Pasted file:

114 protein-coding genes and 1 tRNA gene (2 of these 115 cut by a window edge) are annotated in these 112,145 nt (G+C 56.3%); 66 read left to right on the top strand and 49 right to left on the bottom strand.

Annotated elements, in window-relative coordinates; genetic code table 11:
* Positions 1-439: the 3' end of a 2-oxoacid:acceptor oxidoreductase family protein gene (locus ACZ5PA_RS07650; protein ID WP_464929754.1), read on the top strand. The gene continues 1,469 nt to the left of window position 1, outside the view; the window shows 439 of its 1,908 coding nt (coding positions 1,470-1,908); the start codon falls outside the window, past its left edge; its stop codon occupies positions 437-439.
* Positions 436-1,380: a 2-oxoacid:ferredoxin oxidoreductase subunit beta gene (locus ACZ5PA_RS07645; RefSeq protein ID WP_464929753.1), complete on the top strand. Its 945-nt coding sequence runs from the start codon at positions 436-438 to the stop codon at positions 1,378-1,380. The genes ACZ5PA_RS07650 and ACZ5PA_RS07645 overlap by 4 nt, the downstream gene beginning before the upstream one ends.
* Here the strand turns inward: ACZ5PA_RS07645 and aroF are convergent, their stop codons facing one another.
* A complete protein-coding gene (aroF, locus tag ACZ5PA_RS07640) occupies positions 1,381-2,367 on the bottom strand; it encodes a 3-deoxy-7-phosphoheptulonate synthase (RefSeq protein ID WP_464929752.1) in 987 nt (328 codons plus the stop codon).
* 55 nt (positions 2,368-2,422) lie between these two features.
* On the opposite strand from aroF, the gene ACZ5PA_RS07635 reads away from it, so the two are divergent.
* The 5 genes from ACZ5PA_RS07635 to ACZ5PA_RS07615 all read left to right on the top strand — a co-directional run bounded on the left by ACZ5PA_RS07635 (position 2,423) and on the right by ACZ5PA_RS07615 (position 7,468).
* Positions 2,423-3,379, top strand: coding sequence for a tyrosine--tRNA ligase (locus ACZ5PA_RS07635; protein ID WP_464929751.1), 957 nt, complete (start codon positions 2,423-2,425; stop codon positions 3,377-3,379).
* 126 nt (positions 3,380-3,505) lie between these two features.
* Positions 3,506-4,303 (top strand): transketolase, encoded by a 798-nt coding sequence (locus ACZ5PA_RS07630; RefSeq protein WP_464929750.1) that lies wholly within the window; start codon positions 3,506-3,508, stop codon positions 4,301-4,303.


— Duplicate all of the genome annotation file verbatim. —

114 protein-coding genes and 1 tRNA gene (2 of these 115 cut by a window edge) are annotated in these 112,145 nt (G+C 56.3%); 66 read left to right on the top strand and 49 right to left on the bottom strand.

Annotated elements, in window-relative coordinates; genetic code table 11:
* Positions 1-439: the 3' end of a 2-oxoacid:acceptor oxidoreductase family protein gene (locus ACZ5PA_RS07650; protein ID WP_464929754.1), read on the top strand. The gene continues 1,469 nt to the left of window position 1, outside the view; the window shows 439 of its 1,908 coding nt (coding positions 1,470-1,908); the start codon falls outside the window, past its left edge; its stop codon occupies positions 437-439.
* Positions 436-1,380: a 2-oxoacid:ferredoxin oxidoreductase subunit beta gene (locus ACZ5PA_RS07645; RefSeq protein ID WP_464929753.1), complete on the top strand. Its 945-nt coding sequence runs from the start codon at positions 436-438 to the stop codon at positions 1,378-1,380. The genes ACZ5PA_RS07650 and ACZ5PA_RS07645 overlap by 4 nt, the downstream gene beginning before the upstream one ends.
* Here the strand turns inward: ACZ5PA_RS07645 and aroF are convergent, their stop codons facing one another.
* A complete protein-coding gene (aroF, locus tag ACZ5PA_RS07640) occupies positions 1,381-2,367 on the bottom strand; it encodes a 3-deoxy-7-phosphoheptulonate synthase (RefSeq protein ID WP_464929752.1) in 987 nt (328 codons plus the stop codon).
* 55 nt (positions 2,368-2,422) lie between these two features.
* On the opposite strand from aroF, the gene ACZ5PA_RS07635 reads away from it, so the two are divergent.
* The 5 genes from ACZ5PA_RS07635 to ACZ5PA_RS07615 all read left to right on the top strand — a co-directional run bounded on the left by ACZ5PA_RS07635 (position 2,423) and on the right by ACZ5PA_RS07615 (position 7,468).
* Positions 2,423-3,379, top strand: coding sequence for a tyrosine--tRNA ligase (locus ACZ5PA_RS07635; protein ID WP_464929751.1), 957 nt, complete (start codon positions 2,423-2,425; stop codon positions 3,377-3,379).
* 126 nt (positions 3,380-3,505) lie between these two features.
* Positions 3,506-4,303 (top strand): transketolase, encoded by a 798-nt coding sequence (locus ACZ5PA_RS07630; RefSeq protein WP_464929750.1) that lies wholly within the window; start codon positions 3,506-3,508, stop codon positions 4,301-4,303.